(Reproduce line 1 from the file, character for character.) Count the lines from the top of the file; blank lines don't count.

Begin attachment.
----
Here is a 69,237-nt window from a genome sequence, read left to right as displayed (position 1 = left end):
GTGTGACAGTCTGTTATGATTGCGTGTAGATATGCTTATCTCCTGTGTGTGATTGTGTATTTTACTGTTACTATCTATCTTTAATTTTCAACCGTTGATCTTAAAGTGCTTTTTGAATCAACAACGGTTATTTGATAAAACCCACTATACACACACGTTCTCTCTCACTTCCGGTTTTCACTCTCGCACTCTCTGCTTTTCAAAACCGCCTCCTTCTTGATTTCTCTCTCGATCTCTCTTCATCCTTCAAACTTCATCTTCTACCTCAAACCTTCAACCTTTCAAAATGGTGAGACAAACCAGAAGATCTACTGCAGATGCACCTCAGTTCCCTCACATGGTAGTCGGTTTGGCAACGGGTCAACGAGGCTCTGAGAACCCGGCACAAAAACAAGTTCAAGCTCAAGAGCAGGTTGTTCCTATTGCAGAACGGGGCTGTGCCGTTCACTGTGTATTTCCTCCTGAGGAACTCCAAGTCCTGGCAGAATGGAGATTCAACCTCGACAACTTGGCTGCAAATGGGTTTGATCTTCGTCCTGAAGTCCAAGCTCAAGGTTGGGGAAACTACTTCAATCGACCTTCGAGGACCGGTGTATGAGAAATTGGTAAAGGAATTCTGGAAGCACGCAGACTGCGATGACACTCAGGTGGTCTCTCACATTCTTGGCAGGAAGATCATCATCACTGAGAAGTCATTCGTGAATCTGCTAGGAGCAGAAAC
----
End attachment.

Here is a 69,237-nt window from a genome sequence, read left to right as displayed (position 1 = left end):